Hey folks. I'd really like to write up a Howard Dean scenario, or even make a silly wikibox. But I'm a bit stumped on who he would've picked as his VP.
Interesting question! Hope this response doesn't come too late!
Gephardt seemed the obvious choice at first, but they argued a fair amount during the primaries and sort of attract the same voter.
"Argued a fair amount" is a bit of an understatement, but if they both make it out of Iowa I could see it. Dean was a Gephardt supporter in '88, in his own words, so clearly he didn't hate the guy at all. Gephardt is a seasoned man around the Beltway, which Dean was absolutely not, so that'd fill a nice niche. But without a radically different Democratic primary, I'd say there would be too much rivalry for it to work...
Though, that didn't stop Kerry from picking Edwards.
Ah! Speak of the devil. Edwards isn't "inevitable," I'd say, but there was whisperings that Dean would endorse Edwards after he dropped out. He ended up holding off on endorsing until Edwards dropped out, so we'll never know.
Edwards or Graham I think.
Bob Graham is a safe choice, but personally I don't see it. He might work well for Kerry (who considered him) or another Democrat, but Graham is a bit too hawkish for Dean, I think. Dean was no peacenik, but Graham was really revving for an invasion of Saudi Arabia (journalist Walter Shapiro called Graham's anti-Iraq War stance as "Baghdad-on-the-Backburner"), which really rubs up poorly to the more Clintonian FoPo Dean was angling for. Speaking of Clintonites--
Both Edwards and Clark were associated with the Clinton-ite wing of the party. Specifically Clark.
Wes Clark is interesting. In late '03, right at Dean's peak, the Dean and Clark campaign fought a skirmish over whether or not Dean had approached Clark for the Veep slot
. I saw some blogpost talking about an earlier, September, report that discussed the possibility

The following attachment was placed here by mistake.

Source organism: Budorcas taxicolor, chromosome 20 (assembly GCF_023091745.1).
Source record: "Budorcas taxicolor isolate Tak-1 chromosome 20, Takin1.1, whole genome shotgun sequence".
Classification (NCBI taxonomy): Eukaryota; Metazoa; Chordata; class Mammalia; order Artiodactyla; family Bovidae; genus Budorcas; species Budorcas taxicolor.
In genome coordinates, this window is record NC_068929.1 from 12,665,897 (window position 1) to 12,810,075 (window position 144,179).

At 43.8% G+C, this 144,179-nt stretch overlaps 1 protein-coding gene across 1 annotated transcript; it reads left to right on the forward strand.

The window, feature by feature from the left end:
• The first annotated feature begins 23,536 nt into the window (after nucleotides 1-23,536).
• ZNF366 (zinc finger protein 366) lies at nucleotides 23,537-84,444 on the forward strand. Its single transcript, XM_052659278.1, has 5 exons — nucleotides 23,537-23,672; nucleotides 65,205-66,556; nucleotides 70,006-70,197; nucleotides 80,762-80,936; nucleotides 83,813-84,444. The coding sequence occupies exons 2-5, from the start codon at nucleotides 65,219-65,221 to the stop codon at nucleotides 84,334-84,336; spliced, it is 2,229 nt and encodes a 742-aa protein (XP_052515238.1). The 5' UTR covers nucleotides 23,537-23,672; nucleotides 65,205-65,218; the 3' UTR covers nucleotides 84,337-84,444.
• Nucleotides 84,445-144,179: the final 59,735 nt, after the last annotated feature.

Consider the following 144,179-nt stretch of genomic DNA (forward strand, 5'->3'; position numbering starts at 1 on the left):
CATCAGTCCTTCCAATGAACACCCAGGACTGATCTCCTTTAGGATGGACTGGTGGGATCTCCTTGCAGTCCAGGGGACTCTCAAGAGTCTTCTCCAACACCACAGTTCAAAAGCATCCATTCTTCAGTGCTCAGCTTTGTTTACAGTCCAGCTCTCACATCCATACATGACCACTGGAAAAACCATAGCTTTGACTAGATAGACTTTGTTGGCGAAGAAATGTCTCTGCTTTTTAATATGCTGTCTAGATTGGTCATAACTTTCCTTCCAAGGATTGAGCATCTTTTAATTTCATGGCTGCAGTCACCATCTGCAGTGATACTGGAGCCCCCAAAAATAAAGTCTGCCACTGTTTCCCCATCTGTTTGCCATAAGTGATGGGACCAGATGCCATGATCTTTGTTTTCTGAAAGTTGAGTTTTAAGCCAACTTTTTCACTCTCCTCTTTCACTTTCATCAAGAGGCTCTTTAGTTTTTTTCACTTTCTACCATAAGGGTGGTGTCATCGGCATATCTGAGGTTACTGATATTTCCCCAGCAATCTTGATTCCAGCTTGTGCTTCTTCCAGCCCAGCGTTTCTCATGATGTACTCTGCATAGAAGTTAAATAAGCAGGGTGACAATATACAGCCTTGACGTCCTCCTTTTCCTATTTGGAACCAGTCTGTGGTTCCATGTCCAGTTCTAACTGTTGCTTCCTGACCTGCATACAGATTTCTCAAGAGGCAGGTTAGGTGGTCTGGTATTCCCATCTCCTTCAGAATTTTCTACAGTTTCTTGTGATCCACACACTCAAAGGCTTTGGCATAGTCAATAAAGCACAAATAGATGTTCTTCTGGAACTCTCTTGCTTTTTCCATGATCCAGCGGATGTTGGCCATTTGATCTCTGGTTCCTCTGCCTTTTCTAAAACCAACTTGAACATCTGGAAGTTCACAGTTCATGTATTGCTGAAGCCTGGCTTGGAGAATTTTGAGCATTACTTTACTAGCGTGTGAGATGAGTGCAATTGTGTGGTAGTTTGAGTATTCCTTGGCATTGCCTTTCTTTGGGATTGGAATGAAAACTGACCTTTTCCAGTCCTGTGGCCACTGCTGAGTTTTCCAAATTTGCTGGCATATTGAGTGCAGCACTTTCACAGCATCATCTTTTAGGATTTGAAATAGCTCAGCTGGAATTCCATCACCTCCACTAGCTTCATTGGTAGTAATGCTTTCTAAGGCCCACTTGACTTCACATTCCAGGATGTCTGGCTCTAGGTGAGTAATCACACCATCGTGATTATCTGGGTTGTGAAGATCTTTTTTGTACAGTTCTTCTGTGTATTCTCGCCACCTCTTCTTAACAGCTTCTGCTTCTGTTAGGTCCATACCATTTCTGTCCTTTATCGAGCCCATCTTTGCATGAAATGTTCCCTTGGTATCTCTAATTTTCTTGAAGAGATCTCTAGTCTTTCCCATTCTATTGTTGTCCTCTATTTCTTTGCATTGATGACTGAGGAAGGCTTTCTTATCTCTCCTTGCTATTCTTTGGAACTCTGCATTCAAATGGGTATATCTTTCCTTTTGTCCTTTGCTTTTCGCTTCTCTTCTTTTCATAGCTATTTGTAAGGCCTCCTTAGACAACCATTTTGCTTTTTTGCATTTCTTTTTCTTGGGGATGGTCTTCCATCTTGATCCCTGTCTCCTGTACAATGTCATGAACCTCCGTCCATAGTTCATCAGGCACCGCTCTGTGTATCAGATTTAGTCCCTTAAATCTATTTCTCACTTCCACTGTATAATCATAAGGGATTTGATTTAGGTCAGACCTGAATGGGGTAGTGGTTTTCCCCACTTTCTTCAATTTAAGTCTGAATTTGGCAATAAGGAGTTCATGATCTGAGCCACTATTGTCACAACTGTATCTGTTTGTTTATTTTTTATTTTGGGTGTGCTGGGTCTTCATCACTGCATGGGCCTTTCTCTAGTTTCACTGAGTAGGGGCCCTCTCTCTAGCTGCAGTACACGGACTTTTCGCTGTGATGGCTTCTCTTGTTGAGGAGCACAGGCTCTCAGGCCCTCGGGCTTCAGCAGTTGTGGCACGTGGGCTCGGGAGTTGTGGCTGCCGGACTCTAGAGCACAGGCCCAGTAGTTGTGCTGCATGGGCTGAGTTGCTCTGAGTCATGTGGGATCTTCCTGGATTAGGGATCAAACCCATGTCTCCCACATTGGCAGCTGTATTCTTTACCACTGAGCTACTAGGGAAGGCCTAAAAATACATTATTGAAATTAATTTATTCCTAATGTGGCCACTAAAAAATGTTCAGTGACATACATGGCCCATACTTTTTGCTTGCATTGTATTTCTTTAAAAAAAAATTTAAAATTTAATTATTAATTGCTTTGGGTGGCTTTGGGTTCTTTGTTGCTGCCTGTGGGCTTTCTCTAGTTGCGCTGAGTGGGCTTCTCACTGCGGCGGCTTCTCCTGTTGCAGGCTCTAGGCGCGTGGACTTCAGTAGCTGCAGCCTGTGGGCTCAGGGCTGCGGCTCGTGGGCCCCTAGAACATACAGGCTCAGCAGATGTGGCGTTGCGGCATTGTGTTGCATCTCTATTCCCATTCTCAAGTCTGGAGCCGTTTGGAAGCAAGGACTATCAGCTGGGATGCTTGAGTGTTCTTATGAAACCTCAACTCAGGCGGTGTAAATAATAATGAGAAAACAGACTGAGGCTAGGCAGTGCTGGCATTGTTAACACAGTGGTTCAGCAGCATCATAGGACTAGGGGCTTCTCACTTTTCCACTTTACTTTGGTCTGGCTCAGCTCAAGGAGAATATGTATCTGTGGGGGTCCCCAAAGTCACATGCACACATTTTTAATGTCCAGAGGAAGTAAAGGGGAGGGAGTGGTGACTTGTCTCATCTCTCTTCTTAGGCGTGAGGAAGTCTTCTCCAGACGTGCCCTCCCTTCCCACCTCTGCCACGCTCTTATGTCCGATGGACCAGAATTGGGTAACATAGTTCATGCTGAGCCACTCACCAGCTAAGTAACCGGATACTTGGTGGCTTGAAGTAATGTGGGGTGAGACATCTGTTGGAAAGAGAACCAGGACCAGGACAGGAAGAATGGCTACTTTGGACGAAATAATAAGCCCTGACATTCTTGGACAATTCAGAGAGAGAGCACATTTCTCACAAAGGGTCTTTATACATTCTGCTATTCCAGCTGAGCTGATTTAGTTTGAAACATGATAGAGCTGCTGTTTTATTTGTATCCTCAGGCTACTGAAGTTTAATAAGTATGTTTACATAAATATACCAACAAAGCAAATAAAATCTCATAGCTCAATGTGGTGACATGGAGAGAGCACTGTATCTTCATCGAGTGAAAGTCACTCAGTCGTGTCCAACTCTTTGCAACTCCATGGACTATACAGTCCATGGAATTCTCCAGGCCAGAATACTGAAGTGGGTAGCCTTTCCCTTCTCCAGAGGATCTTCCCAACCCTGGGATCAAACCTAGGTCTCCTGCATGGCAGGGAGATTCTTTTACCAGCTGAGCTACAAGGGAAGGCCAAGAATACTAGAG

, but I think the original article has been lost to time. It's certainly possible, and I think the power of hindsight has simplified Dean a bit. Early in his campaign (I don't think the dates are available online, probably in some book somewhere, but I'd guesstimate '02-'03, early in the pre-campaign era) he had FoPo discussions with a couple Clintonite alumni: Madeleine Albright, Joseph B. Hoar, and Wesley Clark. Dean was honestly a pretty big Clinton fan, endorsed him in '92, loved the "man of the people, beating from his own drum" mythos of the small-state governor, and his anti-Iraq stance was much more nuanced than just blanket hippie-ism (hell, he supported Obama in Libya just a decade later). Now by the actual primaries, only Hoar had endorsed Dean (could be a VP, but Clark had way more of a national profile. Could see Hoar getting a Pentagon slot if Clark gets the number two on the ticket), and eventually Bill Clinton convinced Clark to dive into the presidential race. That kind of fighting could easily keep Clark out for good, though.
Other picks are all over the place. Bill Richardson of New Mexico gets his name floated around a lot in '04. Mexican-American governor with time in the UN and in Clinton's cabinet, he filled pretty much any niche you could imagine. He eventually got caught up in some money scandal, but I don't know if that broke in '04 or not. Sabato's Crystal Ball
had a full list of potential VPs that could have gotten the Dean nod.
Another important factor is age
. Dean has made a big deal out of the fact that he wants younger generations politically involved (talked about it a lot in 2016 and 2020), so that might come in the way of more preferable or conventional picks. As far as I know, too, the campaign didn't do a lot of VP planning, even at their '03 peak, so it's also equally possible that Dean lets the candidates come to him as opposed to vice-versa. That's just my two cents, though.